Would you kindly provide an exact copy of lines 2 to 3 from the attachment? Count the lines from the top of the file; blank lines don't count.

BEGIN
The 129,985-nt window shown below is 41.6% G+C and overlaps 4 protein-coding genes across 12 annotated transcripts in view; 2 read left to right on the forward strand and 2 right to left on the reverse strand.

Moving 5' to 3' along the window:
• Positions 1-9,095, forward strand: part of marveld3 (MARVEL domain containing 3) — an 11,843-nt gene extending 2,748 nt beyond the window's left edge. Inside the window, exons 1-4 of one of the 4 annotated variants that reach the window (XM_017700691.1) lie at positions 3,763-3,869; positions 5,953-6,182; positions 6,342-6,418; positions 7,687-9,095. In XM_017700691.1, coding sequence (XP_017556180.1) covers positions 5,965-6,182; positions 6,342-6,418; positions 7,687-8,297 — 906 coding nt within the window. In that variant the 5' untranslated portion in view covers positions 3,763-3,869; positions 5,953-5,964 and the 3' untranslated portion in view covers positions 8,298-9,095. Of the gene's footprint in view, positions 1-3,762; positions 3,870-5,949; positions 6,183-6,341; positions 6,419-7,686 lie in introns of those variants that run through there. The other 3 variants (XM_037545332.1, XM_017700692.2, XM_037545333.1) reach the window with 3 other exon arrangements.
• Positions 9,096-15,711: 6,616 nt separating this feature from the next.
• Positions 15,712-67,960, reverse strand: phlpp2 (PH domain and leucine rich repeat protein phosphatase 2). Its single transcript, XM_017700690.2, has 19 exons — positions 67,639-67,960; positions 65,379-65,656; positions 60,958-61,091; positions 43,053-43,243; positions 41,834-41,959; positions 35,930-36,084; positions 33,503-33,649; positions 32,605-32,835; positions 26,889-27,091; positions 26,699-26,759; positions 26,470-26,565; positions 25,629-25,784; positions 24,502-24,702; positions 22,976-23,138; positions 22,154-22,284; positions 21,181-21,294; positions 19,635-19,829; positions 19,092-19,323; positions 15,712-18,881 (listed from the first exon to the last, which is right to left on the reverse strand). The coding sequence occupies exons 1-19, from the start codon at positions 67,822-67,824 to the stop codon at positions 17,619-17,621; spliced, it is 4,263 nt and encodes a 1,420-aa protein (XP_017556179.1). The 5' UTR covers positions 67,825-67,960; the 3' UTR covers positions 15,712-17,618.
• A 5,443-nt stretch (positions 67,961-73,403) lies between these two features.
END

Moving 5' to 3' along the window:
• Positions 1-9,095, forward strand: part of marveld3 (MARVEL domain containing 3) — an 11,843-nt gene extending 2,748 nt beyond the window's left edge. Inside the window, exons 1-4 of one of the 4 annotated variants that reach the window (XM_017700691.1) lie at positions 3,763-3,869; positions 5,953-6,182; positions 6,342-6,418; positions 7,687-9,095. In XM_017700691.1, coding sequence (XP_017556180.1) covers positions 5,965-6,182; positions 6,342-6,418; positions 7,687-8,297 — 906 coding nt within the window. In that variant the 5' untranslated portion in view covers positions 3,763-3,869; positions 5,953-5,964 and the 3' untranslated portion in view covers positions 8,298-9,095. Of the gene's footprint in view, positions 1-3,762; positions 3,870-5,949; positions 6,183-6,341; positions 6,419-7,686 lie in introns of those variants that run through there. The other 3 variants (XM_037545332.1, XM_017700692.2, XM_037545333.1) reach the window with 3 other exon arrangements.